Beer from the Brits

With quirky graphics and names from US Westerns, UK brewers are responding to the US-style IPAs from over the pond.

A lot of American IPA beers are flooding into the UK market, some established brands like Sierra Nevada, others are interesting novelties brewed over here, like Punk IPA from Aberdeen’s Brewdog.

They declare themselves as American Style IPA and tend to imply that IPA (India Pale Ale) was created in the USA. It is really a very British invention created in the 1780s (the USA was founded 4 July, 1776) as the answer to the problem of providing beer for the British Empire in the east. It was too hot to brew in India, so what was needed was a beer that could survive the gruelling six-month journey by ship from Britain. Simplistically this is more hops, slower fermentation and higher ABV strength.

Most UK breweries, mainstream and craft, already have a traditional IPA in their range. Greene King’s IPA (Bury St Edmonds) at 3.6 per cent is their flagship brand created more than 150 years ago, which they claim is the UK’s fastest selling IPA, on draft and in bottle. “Crisp and refreshing” it says on the label, and it is. A good benchmark for the whole category.

But the growth of so-called American-style IPAs has been enough to stimulate other UK brewers to defend market share with their own versions, many adorned with quirky graphics and names straight out of US westerns.

Some are by English brewers for specific supermarkets with thinly disguised ‘own label’ offerings. Aldi, for example, has invented The Great British Brewing Co, which is actually just a collective labelling umbrella for a range of beers brewed for them by various established independent brewers, somewhat coyly referred to on the label as guest brewers. It is a pity they feel the need to make it seem there is a single brewery.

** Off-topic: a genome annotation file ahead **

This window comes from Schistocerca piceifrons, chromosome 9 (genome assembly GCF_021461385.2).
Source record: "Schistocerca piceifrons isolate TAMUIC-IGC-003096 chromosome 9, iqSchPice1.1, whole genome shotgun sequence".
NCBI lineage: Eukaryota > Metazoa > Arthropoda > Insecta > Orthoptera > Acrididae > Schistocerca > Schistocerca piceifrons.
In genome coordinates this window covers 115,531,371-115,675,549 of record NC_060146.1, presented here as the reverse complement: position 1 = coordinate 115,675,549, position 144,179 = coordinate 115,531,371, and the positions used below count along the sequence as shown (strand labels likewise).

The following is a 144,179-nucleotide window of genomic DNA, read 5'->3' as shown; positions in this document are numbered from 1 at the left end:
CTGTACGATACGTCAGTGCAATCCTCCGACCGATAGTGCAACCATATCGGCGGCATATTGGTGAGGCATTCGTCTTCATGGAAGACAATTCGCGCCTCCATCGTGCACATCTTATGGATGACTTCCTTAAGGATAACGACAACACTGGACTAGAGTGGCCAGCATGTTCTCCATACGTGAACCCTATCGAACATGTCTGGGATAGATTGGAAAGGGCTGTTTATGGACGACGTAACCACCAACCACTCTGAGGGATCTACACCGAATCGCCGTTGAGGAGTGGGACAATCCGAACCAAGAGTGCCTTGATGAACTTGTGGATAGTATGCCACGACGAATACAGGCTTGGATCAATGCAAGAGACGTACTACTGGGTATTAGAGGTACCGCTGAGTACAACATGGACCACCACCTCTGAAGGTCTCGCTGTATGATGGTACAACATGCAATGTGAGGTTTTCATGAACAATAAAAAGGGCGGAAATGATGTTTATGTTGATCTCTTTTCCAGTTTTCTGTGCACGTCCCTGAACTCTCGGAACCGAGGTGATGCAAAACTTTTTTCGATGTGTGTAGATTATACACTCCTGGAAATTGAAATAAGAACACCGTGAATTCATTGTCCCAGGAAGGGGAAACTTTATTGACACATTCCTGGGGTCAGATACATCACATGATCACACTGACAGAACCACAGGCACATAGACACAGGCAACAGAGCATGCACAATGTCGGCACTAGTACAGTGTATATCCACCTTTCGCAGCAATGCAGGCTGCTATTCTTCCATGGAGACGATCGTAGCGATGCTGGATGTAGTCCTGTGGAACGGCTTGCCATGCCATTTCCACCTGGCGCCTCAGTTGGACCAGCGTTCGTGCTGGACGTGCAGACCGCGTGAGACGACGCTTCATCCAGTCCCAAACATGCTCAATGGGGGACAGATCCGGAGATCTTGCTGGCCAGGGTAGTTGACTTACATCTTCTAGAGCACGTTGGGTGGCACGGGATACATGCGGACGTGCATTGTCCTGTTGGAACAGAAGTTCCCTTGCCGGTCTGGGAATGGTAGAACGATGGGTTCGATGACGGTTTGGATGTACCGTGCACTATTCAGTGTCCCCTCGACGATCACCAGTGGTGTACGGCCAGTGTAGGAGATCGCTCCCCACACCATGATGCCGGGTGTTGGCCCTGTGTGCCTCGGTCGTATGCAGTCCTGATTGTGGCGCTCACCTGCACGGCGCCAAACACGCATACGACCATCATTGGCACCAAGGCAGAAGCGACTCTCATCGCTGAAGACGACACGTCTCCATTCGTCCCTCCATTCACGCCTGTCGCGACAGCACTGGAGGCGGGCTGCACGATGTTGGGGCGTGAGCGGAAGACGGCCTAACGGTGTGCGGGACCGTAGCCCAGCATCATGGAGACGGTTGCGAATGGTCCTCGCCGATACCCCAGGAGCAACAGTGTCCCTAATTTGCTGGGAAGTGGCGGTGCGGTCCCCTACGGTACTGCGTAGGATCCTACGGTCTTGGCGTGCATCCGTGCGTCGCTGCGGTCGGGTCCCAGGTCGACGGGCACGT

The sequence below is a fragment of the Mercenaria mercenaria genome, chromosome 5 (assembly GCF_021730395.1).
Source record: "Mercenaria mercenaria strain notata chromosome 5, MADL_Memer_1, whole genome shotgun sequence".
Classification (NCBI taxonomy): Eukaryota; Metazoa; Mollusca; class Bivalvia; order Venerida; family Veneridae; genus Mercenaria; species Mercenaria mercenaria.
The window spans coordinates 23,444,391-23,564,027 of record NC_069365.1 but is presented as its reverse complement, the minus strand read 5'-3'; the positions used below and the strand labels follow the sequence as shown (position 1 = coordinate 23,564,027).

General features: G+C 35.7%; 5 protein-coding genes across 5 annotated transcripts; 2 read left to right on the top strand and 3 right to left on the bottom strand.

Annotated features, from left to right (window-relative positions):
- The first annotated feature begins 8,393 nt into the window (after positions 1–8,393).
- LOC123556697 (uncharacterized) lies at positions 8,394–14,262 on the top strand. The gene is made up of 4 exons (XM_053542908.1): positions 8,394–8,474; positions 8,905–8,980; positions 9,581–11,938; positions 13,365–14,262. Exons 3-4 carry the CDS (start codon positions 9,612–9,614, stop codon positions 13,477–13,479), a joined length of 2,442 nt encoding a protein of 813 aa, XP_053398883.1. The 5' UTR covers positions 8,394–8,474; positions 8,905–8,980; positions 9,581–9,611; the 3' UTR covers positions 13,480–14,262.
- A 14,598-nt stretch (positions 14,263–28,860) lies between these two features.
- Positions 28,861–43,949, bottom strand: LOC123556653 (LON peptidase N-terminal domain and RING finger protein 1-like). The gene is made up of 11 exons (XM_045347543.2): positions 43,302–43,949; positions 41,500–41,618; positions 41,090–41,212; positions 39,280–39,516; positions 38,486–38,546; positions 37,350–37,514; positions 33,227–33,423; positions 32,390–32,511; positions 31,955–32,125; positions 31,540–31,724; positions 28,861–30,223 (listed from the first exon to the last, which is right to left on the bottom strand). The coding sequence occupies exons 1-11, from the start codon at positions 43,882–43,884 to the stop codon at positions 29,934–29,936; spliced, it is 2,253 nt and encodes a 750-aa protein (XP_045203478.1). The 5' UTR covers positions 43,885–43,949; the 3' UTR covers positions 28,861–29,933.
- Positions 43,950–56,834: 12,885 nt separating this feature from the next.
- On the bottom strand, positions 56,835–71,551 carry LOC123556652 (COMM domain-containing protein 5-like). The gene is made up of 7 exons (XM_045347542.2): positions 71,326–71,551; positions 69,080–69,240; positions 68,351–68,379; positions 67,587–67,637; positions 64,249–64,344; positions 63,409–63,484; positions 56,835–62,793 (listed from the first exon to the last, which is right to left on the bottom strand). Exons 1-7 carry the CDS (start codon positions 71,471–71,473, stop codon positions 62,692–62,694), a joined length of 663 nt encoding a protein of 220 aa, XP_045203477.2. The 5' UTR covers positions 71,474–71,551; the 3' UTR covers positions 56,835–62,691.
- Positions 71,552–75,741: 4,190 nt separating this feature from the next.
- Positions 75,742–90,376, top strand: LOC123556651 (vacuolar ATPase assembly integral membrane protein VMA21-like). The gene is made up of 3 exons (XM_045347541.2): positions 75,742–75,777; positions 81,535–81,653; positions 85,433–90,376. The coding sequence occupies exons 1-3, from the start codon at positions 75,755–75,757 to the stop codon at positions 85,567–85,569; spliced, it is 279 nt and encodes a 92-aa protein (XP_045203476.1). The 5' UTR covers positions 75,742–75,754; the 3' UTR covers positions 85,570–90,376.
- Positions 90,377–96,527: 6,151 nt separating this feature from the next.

Here are a few among many to illustrate the genre.

Marston’s (Burton upon Trent) Old Empire IPA 5.7 per cent. This strength allows the beer to have great depth of flavour, malty and closer to the original brews sent to India versus the new American IPAs. Sharply refreshing on the tongue and an English ale golden-bronze colour. I bet the folk in India would have welcomed this arrival on the ship.

Wild Bill’s American IPA ranch-style label, five per cent, is brewed for Aldi by Marston’s but labelled under the invented Harper’s Brewing Co banner. This is a good beer, shiny chestnut brown, malty and subtle bitter hops.

Compare this with Land of Liberty IPA, also five per cent, which wins my vote for the best Americana graphics. Brewed for Aldi by Sadler’s Craft Ale (Stourbridge, near Birmingham) under the Great British Brewing Co banner, it is much lighter than Wild Bill’s, and is pale ginger like a lager, fresh and citrusy and slightly sweet.

You can explore Sadler’s a bit more at their Brewhouse and Barbecue venue at 74 London Road, Southampton, featuring their IPA and eight other Sadler’s beers and offering an ‘authentic American BBQ’.

Craft Gin Club

The growth of gins has stimulated a growth of gin enthusiasts and now there is a Craft Gin Club on the lines of the Scotch Malt Whisky Society (Leith, Scotland). Web-based www.craftginclub.co.uk offers, for £40, a box delivered to your door with a new gin, suitable mixers and snacks. You can choose monthly or every two or three months.